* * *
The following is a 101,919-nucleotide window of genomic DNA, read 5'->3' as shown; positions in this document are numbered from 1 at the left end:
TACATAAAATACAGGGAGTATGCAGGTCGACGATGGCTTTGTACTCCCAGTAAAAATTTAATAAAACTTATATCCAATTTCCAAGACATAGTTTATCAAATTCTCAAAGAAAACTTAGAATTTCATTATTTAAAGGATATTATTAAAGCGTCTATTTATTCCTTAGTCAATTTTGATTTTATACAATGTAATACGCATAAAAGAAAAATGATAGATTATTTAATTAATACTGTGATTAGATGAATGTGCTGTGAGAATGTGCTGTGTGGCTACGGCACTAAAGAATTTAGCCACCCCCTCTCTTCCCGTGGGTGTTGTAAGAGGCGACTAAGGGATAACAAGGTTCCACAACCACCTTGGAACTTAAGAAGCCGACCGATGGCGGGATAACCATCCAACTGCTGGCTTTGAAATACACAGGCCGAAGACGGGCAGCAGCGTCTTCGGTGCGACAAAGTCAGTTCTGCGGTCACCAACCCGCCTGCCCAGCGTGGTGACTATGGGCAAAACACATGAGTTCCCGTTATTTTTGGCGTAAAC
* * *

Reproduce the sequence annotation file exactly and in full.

The following is a 101,919-nucleotide window of genomic DNA, read 5'->3' as shown; positions in this document are numbered from 1 at the left end:
TACATAAAATACAGGGAGTATGCAGGTCGACGATGGCTTTGTACTCCCAGTAAAAATTTAATAAAACTTATATCCAATTTCCAAGACATAGTTTATCAAATTCTCAAAGAAAACTTAGAATTTCATTATTTAAAGGATATTATTAAAGCGTCTATTTATTCCTTAGTCAATTTTGATTTTATACAATGTAATACGCATAAAAGAAAAATGATAGATTATTTAATTAATACTGTGATTAGATGAATGTGCTGTGAGAATGTGCTGTGTGGCTACGGCACTAAAGAATTTAGCCACCCCCTCTCTTCCCGTGGGTGTTGTAAGAGGCGACTAAGGGATAACAAGGTTCCACAACCACCTTGGAACTTAAGAAGCCGACCGATGGCGGGATAACCATCCAACTGCTGGCTTTGAAATACACAGGCCGAAGACGGGCAGCAGCGTCTTCGGTGCGACAAAGTCAGTTCTGCGGTCACCAACCCGCCTGCCCAGCGTGGTGACTATGGGCAAAACACATGAGTTCCCGTTATTTTTGGCGTAAAC